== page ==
If you want a Linux server check out Red Hat Enterprise, Novell SuSe, or IBM

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FreeBSD is great, but if they want a GUI on a server...

FreeBSD is an excellent choice for a server. BSD has a longer history of being used in production server environments than Linux and even Solaris.

That being said, if they want or "need" a GUI for their *Nix server, THEY HAVE NO BUSINESS HAVING A *NIX SERVER. If their level of comptence in *Nix is so low that they want/need a GUI and/or can't handle the CLI, they will end up spending a ton of money on *Nix support contracts. And that amount of money is high enough (compare a year of RHEL support to the purchase price of Windows 2003, if you do not beleive me), that if they do not need a support contract with Windows, and all other costs are equal (in other words, if they are using the same hardware, not hiring any people either way, etc.), the *Nix route is actually more expensive.

So yes, either they get real comfy with *Nix, learn the CLI, and leave Windows, or they go with Windows and no support contract. Anyone who puts a GUI on their *Nix server is just begging for problems.


* Minor edit for clarity, 9/28/2006

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chuckle, I agree

by DanLM In reply to FreeBSD is great, but if ...

I just don't like it, I think one of the strengths of a Nix server is that it only runs what is required. And all that processing power is used for the applications/daemons that you use the server for. Which is what you want, which is why you bought the server.

Going with a GUI just waist's valuable resources in my opinion. Also, I don't like not knowing what is going on. Doing command line makes me feel much more comfortable with regards to doing stuff. I know I am not that best Nix person, and I don't pretend to be. But I do know where I feel most comfortable, and a Nix gui isn't one of those places.

And there are others in this shop that don't want the Nix box, they want to go with Windows because that is what their Crystal reports are currently running from. And they have a say in things like this. I guess it is going to come down to who ever can justify their the position the best, which is the way it should be anyway.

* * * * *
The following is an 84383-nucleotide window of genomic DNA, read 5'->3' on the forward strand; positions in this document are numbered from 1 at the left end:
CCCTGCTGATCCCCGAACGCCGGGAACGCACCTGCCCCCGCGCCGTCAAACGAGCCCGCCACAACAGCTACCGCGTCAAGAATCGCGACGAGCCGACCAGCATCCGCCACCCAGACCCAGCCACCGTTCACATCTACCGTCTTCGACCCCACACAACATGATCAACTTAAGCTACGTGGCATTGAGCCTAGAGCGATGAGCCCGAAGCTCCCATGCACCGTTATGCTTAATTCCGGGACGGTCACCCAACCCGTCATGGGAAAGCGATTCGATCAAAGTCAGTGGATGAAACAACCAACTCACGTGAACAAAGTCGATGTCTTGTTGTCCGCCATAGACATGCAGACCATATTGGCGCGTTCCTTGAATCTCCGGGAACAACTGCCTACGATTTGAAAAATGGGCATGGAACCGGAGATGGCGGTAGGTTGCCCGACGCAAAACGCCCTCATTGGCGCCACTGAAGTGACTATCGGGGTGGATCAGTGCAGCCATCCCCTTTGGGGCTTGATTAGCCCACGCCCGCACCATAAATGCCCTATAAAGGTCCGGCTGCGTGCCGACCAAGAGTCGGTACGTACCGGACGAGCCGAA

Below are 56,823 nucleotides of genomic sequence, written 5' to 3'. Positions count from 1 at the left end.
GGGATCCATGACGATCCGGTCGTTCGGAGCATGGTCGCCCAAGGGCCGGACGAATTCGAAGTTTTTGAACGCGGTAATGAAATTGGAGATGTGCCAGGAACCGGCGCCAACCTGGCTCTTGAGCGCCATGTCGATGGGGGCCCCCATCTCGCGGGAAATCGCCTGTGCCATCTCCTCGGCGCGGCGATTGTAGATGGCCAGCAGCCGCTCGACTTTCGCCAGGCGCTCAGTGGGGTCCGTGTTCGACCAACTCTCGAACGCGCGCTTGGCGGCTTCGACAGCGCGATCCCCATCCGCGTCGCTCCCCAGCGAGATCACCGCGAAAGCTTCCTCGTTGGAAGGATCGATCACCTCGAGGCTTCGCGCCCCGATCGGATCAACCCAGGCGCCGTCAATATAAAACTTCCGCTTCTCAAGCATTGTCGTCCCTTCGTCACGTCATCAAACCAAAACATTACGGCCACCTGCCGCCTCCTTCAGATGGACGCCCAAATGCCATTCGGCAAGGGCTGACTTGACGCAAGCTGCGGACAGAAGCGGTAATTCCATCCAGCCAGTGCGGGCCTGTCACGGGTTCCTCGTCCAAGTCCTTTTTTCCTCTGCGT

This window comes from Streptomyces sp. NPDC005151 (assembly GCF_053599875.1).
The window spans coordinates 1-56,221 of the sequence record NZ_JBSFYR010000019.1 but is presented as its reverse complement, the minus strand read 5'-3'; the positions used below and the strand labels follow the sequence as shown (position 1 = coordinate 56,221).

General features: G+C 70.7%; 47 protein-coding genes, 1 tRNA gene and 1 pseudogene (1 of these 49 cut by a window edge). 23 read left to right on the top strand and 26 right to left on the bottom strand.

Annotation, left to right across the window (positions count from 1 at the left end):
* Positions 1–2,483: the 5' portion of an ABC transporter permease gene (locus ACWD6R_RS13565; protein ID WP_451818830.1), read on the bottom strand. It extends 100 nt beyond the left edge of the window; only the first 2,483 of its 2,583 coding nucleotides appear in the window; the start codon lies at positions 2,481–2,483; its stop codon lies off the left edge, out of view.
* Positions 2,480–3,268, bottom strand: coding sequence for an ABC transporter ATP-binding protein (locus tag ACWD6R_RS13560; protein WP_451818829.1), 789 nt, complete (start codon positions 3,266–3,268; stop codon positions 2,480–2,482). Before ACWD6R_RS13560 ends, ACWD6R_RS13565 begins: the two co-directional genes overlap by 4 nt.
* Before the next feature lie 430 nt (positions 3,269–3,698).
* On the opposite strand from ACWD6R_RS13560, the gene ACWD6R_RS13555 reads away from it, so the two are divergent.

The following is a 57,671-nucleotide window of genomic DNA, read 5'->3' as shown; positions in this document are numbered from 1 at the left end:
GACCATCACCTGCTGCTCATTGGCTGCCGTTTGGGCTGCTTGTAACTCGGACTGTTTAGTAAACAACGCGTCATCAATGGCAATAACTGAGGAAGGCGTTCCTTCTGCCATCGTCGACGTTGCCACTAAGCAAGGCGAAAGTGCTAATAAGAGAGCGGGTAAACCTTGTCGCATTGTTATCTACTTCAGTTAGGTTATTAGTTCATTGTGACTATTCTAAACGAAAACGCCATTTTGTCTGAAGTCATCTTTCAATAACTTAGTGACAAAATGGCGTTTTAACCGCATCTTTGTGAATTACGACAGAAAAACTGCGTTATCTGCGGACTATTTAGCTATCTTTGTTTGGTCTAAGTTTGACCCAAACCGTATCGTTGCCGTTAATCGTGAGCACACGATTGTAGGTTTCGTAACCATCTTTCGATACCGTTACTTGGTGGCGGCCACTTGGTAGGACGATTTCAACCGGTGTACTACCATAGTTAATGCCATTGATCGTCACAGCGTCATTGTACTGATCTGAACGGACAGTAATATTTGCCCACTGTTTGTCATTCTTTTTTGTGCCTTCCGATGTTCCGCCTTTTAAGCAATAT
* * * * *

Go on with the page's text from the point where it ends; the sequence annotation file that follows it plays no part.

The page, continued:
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I'm not an expert, but...

by GSG In reply to Unix flavor for new serve ...

We have a couple of Unix machines that we've found are more expensive to maintain than our others. It could be because we have a lower level of competence with these than we do the others, but since the hardware is significantly higher, I don't think that's the whole issue, just a contributing factor. The plus side is that we have longer uptimes with them.

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Suggested Solutions

by cmelebeck In reply to Unix flavor for new serve ...

You could look into these two possible solutions:

Ubuntu (Linux) at and also the free version of Solaris 10 at

I found Ubunto very easy to install and they plann on supporting the current version for up to 5 years. The web site has quite a bit of information.

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by Beve In reply to Unix flavor for new serve ...

If you want to have binary compatibility and all the "goodies" of a full Red Hat Enterprise Linux install you might want to check out CentOS

This way if you need outside support from a vender, you can just look to one who knows RHEL.

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I second this

by Ibanezoo In reply to CentOS

There are no support or upgrade costs other than perhaps consulting from a third party. I havn't found anything it won't do, yet. We use it as a core for our email systems, database servers (mysql), webservers, monitoring servers, and a few other things.